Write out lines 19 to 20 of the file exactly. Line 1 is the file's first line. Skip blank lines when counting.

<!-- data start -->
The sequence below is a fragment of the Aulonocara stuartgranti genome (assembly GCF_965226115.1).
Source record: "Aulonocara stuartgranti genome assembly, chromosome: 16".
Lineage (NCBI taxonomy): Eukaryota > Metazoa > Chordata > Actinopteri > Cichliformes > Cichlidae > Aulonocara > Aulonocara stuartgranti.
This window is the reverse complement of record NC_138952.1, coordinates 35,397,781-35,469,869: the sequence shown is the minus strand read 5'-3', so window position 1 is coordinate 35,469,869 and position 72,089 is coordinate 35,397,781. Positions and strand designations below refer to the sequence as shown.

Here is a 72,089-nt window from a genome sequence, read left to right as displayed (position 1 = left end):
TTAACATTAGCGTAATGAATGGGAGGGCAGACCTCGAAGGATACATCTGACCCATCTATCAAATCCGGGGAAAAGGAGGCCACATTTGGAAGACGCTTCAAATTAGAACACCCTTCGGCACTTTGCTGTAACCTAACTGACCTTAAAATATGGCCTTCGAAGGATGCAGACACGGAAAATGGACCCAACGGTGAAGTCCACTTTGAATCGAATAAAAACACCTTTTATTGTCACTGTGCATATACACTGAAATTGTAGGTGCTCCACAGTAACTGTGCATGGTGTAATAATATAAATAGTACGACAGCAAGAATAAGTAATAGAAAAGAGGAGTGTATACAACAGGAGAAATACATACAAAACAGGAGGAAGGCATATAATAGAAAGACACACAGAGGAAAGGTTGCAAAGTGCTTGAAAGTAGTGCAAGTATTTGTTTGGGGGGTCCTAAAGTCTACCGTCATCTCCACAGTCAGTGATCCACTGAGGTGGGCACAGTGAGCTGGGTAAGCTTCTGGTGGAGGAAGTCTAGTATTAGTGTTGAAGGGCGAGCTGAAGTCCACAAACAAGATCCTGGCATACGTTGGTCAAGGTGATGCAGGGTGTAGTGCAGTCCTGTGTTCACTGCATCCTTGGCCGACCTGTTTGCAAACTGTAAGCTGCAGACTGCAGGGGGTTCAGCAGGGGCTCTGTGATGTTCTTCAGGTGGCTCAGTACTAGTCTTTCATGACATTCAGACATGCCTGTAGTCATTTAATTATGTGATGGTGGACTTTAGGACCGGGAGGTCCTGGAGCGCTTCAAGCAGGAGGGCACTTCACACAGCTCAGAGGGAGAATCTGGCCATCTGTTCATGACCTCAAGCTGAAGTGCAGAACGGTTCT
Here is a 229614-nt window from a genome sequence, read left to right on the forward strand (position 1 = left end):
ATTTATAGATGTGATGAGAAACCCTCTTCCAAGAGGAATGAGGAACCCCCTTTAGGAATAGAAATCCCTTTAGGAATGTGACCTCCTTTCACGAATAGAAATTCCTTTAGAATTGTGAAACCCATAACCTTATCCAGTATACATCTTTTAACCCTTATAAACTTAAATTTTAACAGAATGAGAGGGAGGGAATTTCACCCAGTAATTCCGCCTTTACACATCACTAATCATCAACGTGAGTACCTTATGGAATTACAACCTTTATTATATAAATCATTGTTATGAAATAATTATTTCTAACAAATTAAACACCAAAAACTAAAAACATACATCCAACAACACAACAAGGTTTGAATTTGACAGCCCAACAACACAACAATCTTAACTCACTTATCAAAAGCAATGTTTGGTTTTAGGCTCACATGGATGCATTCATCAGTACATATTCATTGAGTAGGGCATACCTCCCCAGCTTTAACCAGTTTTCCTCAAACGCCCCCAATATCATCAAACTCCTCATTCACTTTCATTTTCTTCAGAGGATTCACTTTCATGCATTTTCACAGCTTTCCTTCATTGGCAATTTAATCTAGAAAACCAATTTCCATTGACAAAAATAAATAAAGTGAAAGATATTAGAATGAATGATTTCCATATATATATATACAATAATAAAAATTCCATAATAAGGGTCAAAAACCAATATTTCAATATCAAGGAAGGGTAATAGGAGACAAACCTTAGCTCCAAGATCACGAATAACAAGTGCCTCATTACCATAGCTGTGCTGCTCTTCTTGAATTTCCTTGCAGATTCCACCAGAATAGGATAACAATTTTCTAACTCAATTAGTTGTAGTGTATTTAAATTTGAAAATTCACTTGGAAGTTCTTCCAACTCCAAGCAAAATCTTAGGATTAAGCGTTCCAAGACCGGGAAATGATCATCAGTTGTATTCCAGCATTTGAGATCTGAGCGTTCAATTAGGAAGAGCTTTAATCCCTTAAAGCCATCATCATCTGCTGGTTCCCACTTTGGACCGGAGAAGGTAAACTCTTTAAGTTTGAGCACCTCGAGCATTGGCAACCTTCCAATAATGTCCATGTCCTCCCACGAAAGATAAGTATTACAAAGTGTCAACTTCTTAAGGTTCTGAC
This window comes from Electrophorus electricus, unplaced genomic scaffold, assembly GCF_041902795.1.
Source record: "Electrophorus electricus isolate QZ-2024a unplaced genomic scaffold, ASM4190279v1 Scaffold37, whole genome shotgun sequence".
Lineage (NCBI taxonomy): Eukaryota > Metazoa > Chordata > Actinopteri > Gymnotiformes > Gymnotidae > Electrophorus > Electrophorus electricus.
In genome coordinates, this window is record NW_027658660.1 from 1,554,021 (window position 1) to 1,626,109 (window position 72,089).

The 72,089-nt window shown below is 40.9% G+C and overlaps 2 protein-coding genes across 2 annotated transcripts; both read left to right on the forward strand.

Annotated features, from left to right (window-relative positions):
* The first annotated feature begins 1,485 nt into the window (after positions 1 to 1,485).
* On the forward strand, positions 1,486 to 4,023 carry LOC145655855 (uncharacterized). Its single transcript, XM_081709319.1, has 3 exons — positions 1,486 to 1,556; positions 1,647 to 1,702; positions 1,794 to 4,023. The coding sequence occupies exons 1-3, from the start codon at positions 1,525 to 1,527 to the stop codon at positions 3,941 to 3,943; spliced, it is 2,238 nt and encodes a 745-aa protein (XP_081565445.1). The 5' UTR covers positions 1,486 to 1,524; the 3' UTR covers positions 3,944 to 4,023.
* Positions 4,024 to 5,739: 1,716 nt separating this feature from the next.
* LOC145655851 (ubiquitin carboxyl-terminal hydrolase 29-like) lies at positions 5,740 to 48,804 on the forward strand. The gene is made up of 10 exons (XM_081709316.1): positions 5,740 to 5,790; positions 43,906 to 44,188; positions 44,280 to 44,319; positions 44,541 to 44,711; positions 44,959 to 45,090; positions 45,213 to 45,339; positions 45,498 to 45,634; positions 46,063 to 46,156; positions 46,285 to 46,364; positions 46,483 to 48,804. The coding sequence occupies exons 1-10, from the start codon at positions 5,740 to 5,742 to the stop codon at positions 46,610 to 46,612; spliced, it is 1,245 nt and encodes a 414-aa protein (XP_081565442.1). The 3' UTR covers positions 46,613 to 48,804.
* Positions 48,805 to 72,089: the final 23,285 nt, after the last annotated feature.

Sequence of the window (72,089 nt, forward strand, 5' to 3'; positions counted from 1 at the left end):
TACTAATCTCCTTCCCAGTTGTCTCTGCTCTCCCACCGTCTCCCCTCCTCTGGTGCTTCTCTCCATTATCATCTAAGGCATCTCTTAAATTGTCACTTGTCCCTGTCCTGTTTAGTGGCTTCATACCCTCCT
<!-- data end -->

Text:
* Positions 48,805 to 72,089: the final 23,285 nt, after the last annotated feature.

Sequence of the window (72,089 nt, forward strand, 5' to 3'; positions counted from 1 at the left end):